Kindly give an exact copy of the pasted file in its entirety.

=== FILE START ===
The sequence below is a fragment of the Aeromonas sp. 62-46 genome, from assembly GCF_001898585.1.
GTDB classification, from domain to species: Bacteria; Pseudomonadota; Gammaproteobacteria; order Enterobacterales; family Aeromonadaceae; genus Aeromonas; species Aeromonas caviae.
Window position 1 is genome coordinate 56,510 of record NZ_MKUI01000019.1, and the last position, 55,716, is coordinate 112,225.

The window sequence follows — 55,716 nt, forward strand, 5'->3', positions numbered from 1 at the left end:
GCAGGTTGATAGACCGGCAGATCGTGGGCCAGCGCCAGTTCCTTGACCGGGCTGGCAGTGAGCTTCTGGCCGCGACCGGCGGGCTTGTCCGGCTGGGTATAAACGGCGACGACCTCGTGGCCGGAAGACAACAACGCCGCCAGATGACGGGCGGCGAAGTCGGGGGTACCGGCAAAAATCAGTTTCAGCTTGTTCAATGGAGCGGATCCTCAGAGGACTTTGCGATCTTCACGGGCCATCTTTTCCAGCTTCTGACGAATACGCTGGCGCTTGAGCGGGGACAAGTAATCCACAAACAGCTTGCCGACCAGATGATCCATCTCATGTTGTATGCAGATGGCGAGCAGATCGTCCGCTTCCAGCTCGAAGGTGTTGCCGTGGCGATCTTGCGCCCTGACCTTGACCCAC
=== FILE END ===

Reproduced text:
The sequence below is a fragment of the Aeromonas sp. 62-46 genome, from assembly GCF_001898585.1.
GTDB classification, from domain to species: Bacteria; Pseudomonadota; Gammaproteobacteria; order Enterobacterales; family Aeromonadaceae; genus Aeromonas; species Aeromonas caviae.
Window position 1 is genome coordinate 56,510 of record NZ_MKUI01000019.1, and the last position, 55,716, is coordinate 112,225.

The window sequence follows — 55,716 nt, forward strand, 5'->3', positions numbered from 1 at the left end:
GCAGGTTGATAGACCGGCAGATCGTGGGCCAGCGCCAGTTCCTTGACCGGGCTGGCAGTGAGCTTCTGGCCGCGACCGGCGGGCTTGTCCGGCTGGGTATAAACGGCGACGACCTCGTGGCCGGAAGACAACAACGCCGCCAGATGACGGGCGGCGAAGTCGGGGGTACCGGCAAAAATCAGTTTCAGCTTGTTCAATGGAGCGGATCCTCAGAGGACTTTGCGATCTTCACGGGCCATCTTTTCCAGCTTCTGACGAATACGCTGGCGCTTGAGCGGGGACAAGTAATCCACAAACAGCTTGCCGACCAGATGATCCATCTCATGTTGTATGCAGATGGCGAGCAGATCGTCCGCTTCCAGCTCGAAGGTGTTGCCGTGGCGATCTTGCGCCCTGACCTTGACCCAC